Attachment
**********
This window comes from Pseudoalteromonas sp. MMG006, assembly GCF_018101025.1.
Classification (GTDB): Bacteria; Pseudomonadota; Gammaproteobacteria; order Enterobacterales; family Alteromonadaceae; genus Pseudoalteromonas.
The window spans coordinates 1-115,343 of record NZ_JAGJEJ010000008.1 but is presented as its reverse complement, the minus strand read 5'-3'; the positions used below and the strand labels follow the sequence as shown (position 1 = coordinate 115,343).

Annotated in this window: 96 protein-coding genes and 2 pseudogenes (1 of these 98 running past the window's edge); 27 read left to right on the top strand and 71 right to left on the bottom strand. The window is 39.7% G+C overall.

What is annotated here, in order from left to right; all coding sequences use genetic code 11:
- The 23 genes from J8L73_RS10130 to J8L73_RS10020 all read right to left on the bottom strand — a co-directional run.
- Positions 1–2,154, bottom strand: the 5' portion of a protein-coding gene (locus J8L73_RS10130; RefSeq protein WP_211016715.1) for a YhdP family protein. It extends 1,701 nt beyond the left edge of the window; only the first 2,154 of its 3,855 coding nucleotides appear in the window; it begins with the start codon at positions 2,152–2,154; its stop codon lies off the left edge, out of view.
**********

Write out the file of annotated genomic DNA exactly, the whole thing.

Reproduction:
This window comes from Pseudoalteromonas sp. MMG006, assembly GCF_018101025.1.
Classification (GTDB): Bacteria; Pseudomonadota; Gammaproteobacteria; order Enterobacterales; family Alteromonadaceae; genus Pseudoalteromonas.
The window spans coordinates 1-115,343 of record NZ_JAGJEJ010000008.1 but is presented as its reverse complement, the minus strand read 5'-3'; the positions used below and the strand labels follow the sequence as shown (position 1 = coordinate 115,343).

Annotated in this window: 96 protein-coding genes and 2 pseudogenes (1 of these 98 running past the window's edge); 27 read left to right on the top strand and 71 right to left on the bottom strand. The window is 39.7% G+C overall.

What is annotated here, in order from left to right; all coding sequences use genetic code 11:
- The 23 genes from J8L73_RS10130 to J8L73_RS10020 all read right to left on the bottom strand — a co-directional run.
- Positions 1–2,154, bottom strand: the 5' portion of a protein-coding gene (locus J8L73_RS10130; RefSeq protein WP_211016715.1) for a YhdP family protein. It extends 1,701 nt beyond the left edge of the window; only the first 2,154 of its 3,855 coding nucleotides appear in the window; it begins with the start codon at positions 2,152–2,154; its stop codon lies off the left edge, out of view.